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A Cultural Casserole
Follow the European immigration to the North American heartland. Bask in their triumphs, witness their accomplishments and be amazed at the hardships they overcame as they tamed the wilderness.
Groups from all areas of Europe traveled to the region, and each remains an integral part of the culture and history of the area today. From the iron miners in northern Minnesota towns, representing 40 European nationalities, to the German-speaking Mennonites from Russia who settled in Manitoba, each ethnic group arrived and put roots into their new home. Discover the heritage of the region as you tour Minnesota and Manitoba on this nostalgic route.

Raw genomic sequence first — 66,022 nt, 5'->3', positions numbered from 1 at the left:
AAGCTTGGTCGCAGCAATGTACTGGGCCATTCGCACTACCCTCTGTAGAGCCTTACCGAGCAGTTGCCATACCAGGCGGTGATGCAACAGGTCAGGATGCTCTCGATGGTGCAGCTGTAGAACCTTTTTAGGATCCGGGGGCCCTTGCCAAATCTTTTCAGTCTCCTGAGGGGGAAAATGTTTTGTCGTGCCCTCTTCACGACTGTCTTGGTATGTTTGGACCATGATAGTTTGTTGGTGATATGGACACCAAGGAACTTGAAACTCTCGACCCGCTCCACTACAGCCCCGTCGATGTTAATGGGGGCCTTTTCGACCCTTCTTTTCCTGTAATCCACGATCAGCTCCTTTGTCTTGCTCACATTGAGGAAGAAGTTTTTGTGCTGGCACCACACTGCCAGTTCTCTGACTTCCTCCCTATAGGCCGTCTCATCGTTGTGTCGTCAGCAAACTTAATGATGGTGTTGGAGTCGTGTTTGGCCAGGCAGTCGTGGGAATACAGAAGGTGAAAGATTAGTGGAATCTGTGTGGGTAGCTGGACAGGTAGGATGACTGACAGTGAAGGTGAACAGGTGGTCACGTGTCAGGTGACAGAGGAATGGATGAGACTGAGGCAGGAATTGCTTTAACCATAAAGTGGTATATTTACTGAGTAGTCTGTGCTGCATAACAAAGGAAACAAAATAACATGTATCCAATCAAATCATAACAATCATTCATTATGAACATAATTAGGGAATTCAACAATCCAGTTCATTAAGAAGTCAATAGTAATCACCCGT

(Click Map to Enlarge)
Day 1 - Duluth, MN
Begin your tour on the shore of Lake Superior in Duluth, the largest inland seaport in the world. A morning harbor tour aboard the Vista Fleet provides close-up views of iron ore ships and visiting foreign vessels (2.0 hours). Afterward, explore Canal Park – watch iron ore ships pass under the unique Aerial Lift Bridge, visit the Canal Park Marine Museum (45 minutes), and browse through shops in the Canal Park harbor area. Tour the 610-foot (186-meter) long William A. Irvin, a retired iron ore carrier that was once the flagship of the US Steel Corporation (1.0 hour). Next stop is The Depot, the restored 1892 Union Train Station that houses five museums, including a historic train museum (1.0 hour). Enjoy a harbor sunset over dinner at a fine Duluth restaurant.